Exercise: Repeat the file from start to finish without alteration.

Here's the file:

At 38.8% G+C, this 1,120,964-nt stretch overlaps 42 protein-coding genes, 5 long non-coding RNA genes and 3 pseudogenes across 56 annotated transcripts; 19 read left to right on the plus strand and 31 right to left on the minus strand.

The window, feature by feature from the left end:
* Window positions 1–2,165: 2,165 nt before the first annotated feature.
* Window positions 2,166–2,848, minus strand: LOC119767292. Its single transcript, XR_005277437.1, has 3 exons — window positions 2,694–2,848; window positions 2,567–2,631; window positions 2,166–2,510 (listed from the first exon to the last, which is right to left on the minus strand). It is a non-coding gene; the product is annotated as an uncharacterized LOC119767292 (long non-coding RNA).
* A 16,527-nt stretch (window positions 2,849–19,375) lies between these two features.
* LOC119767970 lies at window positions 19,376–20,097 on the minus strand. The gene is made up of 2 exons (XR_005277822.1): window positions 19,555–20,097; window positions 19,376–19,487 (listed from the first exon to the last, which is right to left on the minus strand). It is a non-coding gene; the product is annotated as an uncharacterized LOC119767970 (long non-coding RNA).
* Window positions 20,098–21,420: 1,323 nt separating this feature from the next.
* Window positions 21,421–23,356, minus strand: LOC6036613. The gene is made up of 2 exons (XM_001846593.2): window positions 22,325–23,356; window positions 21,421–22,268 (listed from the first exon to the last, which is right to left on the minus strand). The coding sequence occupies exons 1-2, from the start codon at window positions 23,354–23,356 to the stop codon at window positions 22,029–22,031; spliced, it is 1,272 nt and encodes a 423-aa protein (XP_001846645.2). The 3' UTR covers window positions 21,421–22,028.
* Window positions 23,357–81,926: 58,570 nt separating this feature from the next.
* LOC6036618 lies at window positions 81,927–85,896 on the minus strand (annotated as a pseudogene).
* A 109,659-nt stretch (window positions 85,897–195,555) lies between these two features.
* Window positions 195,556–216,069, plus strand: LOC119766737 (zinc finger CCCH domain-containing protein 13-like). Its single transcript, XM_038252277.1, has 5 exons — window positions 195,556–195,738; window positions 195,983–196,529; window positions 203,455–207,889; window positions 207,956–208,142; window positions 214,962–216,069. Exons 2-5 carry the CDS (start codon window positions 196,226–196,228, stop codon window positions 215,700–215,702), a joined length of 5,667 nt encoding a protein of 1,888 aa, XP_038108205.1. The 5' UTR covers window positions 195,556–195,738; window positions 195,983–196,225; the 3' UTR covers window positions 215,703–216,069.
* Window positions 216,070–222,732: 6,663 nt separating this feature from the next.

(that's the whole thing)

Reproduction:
At 38.8% G+C, this 1,120,964-nt stretch overlaps 42 protein-coding genes, 5 long non-coding RNA genes and 3 pseudogenes across 56 annotated transcripts; 19 read left to right on the plus strand and 31 right to left on the minus strand.

The window, feature by feature from the left end:
* Window positions 1–2,165: 2,165 nt before the first annotated feature.
* Window positions 2,166–2,848, minus strand: LOC119767292. Its single transcript, XR_005277437.1, has 3 exons — window positions 2,694–2,848; window positions 2,567–2,631; window positions 2,166–2,510 (listed from the first exon to the last, which is right to left on the minus strand). It is a non-coding gene; the product is annotated as an uncharacterized LOC119767292 (long non-coding RNA).
* A 16,527-nt stretch (window positions 2,849–19,375) lies between these two features.
* LOC119767970 lies at window positions 19,376–20,097 on the minus strand. The gene is made up of 2 exons (XR_005277822.1): window positions 19,555–20,097; window positions 19,376–19,487 (listed from the first exon to the last, which is right to left on the minus strand). It is a non-coding gene; the product is annotated as an uncharacterized LOC119767970 (long non-coding RNA).
* Window positions 20,098–21,420: 1,323 nt separating this feature from the next.
* Window positions 21,421–23,356, minus strand: LOC6036613. The gene is made up of 2 exons (XM_001846593.2): window positions 22,325–23,356; window positions 21,421–22,268 (listed from the first exon to the last, which is right to left on the minus strand). The coding sequence occupies exons 1-2, from the start codon at window positions 23,354–23,356 to the stop codon at window positions 22,029–22,031; spliced, it is 1,272 nt and encodes a 423-aa protein (XP_001846645.2). The 3' UTR covers window positions 21,421–22,028.
* Window positions 23,357–81,926: 58,570 nt separating this feature from the next.
* LOC6036618 lies at window positions 81,927–85,896 on the minus strand (annotated as a pseudogene).
* A 109,659-nt stretch (window positions 85,897–195,555) lies between these two features.
* Window positions 195,556–216,069, plus strand: LOC119766737 (zinc finger CCCH domain-containing protein 13-like). Its single transcript, XM_038252277.1, has 5 exons — window positions 195,556–195,738; window positions 195,983–196,529; window positions 203,455–207,889; window positions 207,956–208,142; window positions 214,962–216,069. Exons 2-5 carry the CDS (start codon window positions 196,226–196,228, stop codon window positions 215,700–215,702), a joined length of 5,667 nt encoding a protein of 1,888 aa, XP_038108205.1. The 5' UTR covers window positions 195,556–195,738; window positions 195,983–196,225; the 3' UTR covers window positions 215,703–216,069.
* Window positions 216,070–222,732: 6,663 nt separating this feature from the next.